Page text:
Every time a mass shooting takes place, anti-gunners are quick to say we need the same so-called "solutions": universal background checks, an assault weapons ban and red flag laws. As the scene was unfolding this weekend in Midland and Odessa, Texas, anti-gunners were already pushing these ideas when we knew absolutely nothing about the shooter, how he obtained his firearms or even what types of firearms were used. In their mind it doesn't matter what the circumstances are, these three policy proposals can and will solve tragic shootings.
It was nice to see Sirius XM host David Webb go to bat with Bustle's Jessica Tarlov over gun control proposals. In typical anti-gun fashion, she spewed the same talking points: we need to ban "assault rifles," have universal background checks and implement red flag laws.
Webb brought up one very important position that gun control advocates continually fail to mention: we have a background check system, National Instant Criminal Background Check System (NCIS), which was established under the Brady Bill. Every firearm purchase made from a Federal Firearms Licensee (FFL) is required to go through a background check via NICS. The problem though is not every law enforcement agency reports their convictions to the National Crime Information Center (NCIC), which oversees NICS. People slip through the cracks when not all convictions are turned over. It's why the Fix NICS bill was something that both sides could agree on.
"We already have background checks. This guy [Texas shooter] failed a check. You can buy guns illegally so what else are they [Congress] going to do now? They could do somethings to improve the reporting of people who fail background checks. They could use technology to improve the speed at which local law enforcement gets their information into the system," Webb explained. "Those are things that don't require a law. They require innovation and technology."
Webb also mentioned that politicians are quick to say they'll act to stop future shootings but there is never any serious follow through.
"We need to improve law enforcement's ability to communicate information. That will do more. We need to also respect the Constitution and where it stands on Americans' rights so their rights are not impeded," he said.
"I think there are a few additional things we can do on top of what you mention there," Tarlov responded. "There's a bi-partisan conversation about red flag laws going on right now. The assault weapons ban seems like the most obvious place to go. Police chiefs from major cities all over the country released a letter urging-"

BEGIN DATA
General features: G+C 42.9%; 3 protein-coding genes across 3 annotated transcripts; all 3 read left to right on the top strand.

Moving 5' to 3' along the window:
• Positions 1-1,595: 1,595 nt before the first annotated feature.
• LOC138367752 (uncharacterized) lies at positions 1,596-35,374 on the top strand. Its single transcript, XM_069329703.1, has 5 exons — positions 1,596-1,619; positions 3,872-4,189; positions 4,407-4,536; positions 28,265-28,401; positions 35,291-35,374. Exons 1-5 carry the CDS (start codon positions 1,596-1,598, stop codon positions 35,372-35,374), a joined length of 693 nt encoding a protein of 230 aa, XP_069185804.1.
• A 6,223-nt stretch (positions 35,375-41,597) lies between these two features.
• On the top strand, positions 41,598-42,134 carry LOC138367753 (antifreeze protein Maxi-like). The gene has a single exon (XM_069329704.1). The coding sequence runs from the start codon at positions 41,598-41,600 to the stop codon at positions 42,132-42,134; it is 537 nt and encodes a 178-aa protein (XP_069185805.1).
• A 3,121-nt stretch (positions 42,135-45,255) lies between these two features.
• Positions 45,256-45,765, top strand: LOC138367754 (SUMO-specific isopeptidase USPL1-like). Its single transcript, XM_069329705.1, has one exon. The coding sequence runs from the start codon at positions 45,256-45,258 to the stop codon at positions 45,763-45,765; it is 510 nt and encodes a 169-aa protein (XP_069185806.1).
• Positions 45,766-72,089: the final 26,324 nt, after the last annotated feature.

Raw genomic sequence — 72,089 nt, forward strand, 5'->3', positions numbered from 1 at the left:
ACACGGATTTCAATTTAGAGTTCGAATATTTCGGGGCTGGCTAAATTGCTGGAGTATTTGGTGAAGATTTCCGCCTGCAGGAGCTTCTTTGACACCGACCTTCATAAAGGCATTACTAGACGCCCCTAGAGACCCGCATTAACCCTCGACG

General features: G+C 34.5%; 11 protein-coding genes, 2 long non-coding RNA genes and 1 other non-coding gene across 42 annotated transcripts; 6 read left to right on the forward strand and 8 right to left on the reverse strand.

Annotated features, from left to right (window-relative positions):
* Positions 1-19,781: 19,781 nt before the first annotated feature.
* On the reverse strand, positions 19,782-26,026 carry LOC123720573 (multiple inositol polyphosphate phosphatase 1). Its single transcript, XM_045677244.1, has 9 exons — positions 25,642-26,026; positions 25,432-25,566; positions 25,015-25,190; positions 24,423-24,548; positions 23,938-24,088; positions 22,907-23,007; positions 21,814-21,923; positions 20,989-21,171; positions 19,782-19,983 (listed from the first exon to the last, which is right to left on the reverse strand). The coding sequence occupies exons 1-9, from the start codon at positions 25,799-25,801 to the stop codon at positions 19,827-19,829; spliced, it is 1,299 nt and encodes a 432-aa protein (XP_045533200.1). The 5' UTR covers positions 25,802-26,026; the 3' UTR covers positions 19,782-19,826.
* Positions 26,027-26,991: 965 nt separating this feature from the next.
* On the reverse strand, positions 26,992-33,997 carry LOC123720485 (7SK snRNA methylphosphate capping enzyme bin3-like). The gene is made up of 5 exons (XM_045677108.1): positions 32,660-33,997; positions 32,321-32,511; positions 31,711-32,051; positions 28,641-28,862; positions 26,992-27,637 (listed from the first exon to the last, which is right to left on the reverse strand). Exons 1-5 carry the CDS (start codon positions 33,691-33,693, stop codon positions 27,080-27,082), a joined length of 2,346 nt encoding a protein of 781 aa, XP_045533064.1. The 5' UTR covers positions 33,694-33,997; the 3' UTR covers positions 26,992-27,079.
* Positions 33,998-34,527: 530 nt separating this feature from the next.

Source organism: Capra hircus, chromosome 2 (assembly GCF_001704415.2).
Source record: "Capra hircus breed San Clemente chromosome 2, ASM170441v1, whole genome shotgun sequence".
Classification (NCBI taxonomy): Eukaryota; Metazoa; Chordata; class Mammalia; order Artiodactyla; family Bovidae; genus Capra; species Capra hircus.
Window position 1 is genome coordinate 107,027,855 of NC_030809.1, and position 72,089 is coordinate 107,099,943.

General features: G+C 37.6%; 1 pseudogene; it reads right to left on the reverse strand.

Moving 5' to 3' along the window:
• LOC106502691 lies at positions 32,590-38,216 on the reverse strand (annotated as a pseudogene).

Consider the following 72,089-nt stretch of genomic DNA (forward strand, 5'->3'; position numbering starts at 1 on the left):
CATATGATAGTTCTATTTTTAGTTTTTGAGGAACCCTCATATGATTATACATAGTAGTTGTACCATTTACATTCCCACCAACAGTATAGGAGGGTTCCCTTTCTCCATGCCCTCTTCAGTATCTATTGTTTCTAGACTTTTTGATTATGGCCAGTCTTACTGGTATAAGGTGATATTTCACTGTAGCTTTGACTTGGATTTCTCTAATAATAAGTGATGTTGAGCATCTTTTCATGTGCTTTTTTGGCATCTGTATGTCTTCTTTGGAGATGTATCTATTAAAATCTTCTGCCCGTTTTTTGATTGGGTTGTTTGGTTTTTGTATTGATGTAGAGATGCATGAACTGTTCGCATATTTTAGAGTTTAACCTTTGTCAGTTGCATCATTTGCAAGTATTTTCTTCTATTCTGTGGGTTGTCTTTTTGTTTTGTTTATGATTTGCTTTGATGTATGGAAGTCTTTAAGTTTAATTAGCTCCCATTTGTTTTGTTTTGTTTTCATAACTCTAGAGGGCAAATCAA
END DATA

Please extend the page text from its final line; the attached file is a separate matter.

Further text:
"These are not 'assault weapons,'" Webb interjected.
"-an AR-15?" she asked.
"No, they're not. They're single shot pull of the trigger," Webb explained.
"Police chiefs from all over the country have submitted a letter to Congress asking for the assault weapons ban, which was put into place in 1994 from the crime bill, to be put into place" Tarlov explained. "I understand there needs to be a discussion about what qualifies as an 'assault weapon' but that seems like a place people can go here-"
"But I have to correct this because this is a problem in this discussion. Most, first of all, FBI statistics, more murders are committed with less than three bullets. Three bullets. That's a fact," Webb said.
"From an AR-15?" Tarlov asked.
"If I can, because I don't know how much you know about guns, but you can do more damage reloading fast with a 9mm than, at times, depending on the situation-" Webb explained.
"I can read with the best of them," Tarlov said.
"Let me finish. The profile of a gun and how it looks does not determine the operation of one pull of the trigger, one shot," Webb explained.
"You won't deny that AR-15s are the weapon of choice for these murders. In Dayton, the police officers that responded said that many more lives would not have been lost if that weapon had not been in the shooter's hands," Tarlov responded.
"It's the shooter's fault and we're not addressing the problem," Webb said.
"Access to guns is a problem," Tarlov said bluntly.
The problem here isn't about access to firearms. The problem here is about the systems in place. The Texas shooter failed a background check previously. Although we still don't know why he failed, some news outlets, like NBC News, are speculating that it was a for a "mental health issue."
Law enforcement is failing to report convictions to NCIC. People aren't being prosecuted when they're fail background checks and lie on the 4473 background check form.
If the shooter in the case turned out to have a mental health issue and he still tried to buy a gun, it means he lied on the 4473 form. There's a section of the form the explicitly asks, "Have you ever been adjudicated as a mental defective OR have you ever been committed to a mental institution?” If he put "no" on that and he was deemed mentally defective, he should have been prosecuted for lying on the form, which is a felony that can result in up to 10 years in prison and a $250,000 fine.
Until law enforcement starts going after people who are lying and abusing the system, prohibited possessors have no reason to tell the truth.